Trade Wars, Trade Deals and Shipping

Central Banker, scholar, and CIM faculty Dr Nektarios Michail on how US tarrifs on Chinese goods might affect Shipping. 

A trade war is usually defined as an act of legislation, aimed at reducing the amount of trade between a nation and its trade partner(s). By contrast, a trade deal is usually aimed at reducing barriers to trade and thus ensures greater mobility of goods in the regions that this is imposed. For example, the European Union, with its imposition of zero tariffs and restrictions, can be viewed as the largest trade deal in the world.

Recently, the United States have indulged in both practices, imposing $50 billion worth of tariffs for Chinese goods, while signing a trade deal with Mexico. Further to this, the Trump administration has threatened another round of tariffs on approximately $200 billion of imports from China. The Asian giant has not remained idle as it has also imposed a $50 billion ban on US goods, although it is yet uncertain as to how it will respond to an increase in tariffs.

The US appears to be in a position of imposing tariffs without being very much affected by them, as it tends to have market power over several of these countries, given that it imports heavily. In other words, countries may be willing to decrease their original prices so that the resulting price, following a 20% tariff, will be close to the original one. 

How can US tariffs on China impact shipping? To begin with, the geographical distance between the US and China means that most goods are transported via the sea. And given that vessels are heavy consumers of oil and oil products, changes in shipping volumes will affect the price of oil.

Further, the proposed tariffs could decrease the amount of total trade in the world, albeit by not by much. Given that total merchandise exports, according to the World Bank, stood at $14.88 trillion in 2017, the tariffed goods would only amount to 1.25% of total exports. Naturally, it should not be expected that trade will cease for all these goods – only to some extent. If it does cease, then a reduction in the quantity of goods shipped is expected to be observed. This reduction will mean that fewer goods will be shipped, which can lead to two different scenarios: either the price of oil will be reduced as a result of less voyage time; or the price of oil will be affected by a smaller extent as a result of travelling with less than optimal capacity.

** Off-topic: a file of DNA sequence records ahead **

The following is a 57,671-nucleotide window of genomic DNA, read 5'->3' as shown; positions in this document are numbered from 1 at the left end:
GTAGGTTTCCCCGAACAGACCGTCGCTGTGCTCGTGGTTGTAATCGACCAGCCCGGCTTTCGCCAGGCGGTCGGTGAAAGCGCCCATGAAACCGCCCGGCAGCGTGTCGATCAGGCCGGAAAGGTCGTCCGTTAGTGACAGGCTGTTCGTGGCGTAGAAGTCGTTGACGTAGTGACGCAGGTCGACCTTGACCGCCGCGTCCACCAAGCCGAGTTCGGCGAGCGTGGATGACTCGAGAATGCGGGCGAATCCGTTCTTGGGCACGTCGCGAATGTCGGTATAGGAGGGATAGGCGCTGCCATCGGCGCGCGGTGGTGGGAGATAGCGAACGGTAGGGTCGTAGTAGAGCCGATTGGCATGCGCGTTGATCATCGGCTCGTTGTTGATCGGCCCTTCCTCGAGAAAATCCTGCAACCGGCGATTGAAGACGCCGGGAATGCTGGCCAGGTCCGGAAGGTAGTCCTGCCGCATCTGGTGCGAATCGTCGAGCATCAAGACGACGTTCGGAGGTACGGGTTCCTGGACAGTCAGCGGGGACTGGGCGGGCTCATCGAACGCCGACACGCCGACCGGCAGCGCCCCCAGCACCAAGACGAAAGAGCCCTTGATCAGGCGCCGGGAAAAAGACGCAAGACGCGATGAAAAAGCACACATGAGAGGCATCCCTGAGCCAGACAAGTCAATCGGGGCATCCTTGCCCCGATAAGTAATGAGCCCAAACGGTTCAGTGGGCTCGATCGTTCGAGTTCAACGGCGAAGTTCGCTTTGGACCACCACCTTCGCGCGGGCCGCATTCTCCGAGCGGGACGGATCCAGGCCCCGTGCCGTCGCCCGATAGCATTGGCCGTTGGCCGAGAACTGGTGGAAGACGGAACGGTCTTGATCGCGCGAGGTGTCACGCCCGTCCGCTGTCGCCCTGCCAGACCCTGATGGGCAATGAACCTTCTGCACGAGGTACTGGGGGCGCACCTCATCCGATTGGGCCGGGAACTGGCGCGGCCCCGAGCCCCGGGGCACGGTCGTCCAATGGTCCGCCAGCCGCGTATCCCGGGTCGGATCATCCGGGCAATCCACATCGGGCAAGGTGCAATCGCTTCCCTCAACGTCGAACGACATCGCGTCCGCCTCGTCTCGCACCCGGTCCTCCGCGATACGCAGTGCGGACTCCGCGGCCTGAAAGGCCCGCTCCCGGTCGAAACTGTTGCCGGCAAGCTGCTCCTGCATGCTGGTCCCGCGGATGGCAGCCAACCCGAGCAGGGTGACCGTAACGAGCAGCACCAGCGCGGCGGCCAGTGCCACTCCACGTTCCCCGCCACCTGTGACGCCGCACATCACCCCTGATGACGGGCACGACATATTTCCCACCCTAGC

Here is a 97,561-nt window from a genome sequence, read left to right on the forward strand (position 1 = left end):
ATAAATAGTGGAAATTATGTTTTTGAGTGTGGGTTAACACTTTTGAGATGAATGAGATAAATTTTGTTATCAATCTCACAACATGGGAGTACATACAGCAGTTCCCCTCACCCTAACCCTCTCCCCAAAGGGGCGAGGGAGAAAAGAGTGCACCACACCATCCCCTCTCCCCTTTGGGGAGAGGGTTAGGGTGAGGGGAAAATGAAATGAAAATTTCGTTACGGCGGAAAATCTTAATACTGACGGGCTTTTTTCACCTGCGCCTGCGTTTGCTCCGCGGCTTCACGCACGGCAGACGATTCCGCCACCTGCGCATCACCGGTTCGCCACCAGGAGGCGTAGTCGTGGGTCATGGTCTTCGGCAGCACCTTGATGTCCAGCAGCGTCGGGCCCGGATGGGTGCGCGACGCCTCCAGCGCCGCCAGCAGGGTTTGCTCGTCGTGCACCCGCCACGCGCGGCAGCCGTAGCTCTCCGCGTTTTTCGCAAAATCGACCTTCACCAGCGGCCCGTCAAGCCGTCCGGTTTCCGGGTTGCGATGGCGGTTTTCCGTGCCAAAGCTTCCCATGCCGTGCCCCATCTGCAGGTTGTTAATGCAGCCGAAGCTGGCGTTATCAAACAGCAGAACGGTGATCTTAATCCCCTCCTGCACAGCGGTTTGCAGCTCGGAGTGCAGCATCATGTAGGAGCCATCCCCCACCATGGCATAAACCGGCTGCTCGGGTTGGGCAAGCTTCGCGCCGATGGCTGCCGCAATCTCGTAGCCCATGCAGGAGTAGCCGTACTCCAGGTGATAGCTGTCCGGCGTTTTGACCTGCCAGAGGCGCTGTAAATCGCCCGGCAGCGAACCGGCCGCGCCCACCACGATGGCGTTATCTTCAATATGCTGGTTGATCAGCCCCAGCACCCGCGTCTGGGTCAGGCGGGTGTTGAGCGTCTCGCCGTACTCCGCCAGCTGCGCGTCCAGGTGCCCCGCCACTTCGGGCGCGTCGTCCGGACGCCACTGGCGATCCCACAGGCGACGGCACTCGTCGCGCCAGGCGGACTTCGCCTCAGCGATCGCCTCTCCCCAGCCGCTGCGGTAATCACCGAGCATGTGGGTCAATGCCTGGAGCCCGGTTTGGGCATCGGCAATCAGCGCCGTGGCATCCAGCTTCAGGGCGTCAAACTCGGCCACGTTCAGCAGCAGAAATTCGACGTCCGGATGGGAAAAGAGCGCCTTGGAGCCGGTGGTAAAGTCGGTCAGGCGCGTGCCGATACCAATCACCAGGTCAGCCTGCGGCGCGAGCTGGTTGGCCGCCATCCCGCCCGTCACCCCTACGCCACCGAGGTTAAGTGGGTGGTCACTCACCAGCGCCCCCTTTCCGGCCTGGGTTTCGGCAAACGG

Will shipping companies be happier with these developments? Again, it depends on the amount of trade. Operators who deal mainly with Asian exports to the US will most likely be dissatisfied with the imposition of tariffs as producers may look for markets closer to their production sites. On the other hand, less Asian-American trade could mean good news for operators which focus on Europe-US trade, as they could see an increase in the amount of trade in the region.

At the moment, the amount of tariffs does not appear to be large enough to justify any meaningful change in the amount of trade, excluding some shipping companies which are focused on these routes. However, the imposition of an additional round of tariffs could have a much greater impact and, depending on how much these could escalate in the future, it could also mean that freight rates may decrease as a result of the reduction in demand. This would hamper shipping companies’ cash flows, at a time when the excess supply observed in the previous years appeared to have been met with increasing demand. Nonetheless, the effects will be highly dependent on the region as well as to how much geographical diversification firms have. 

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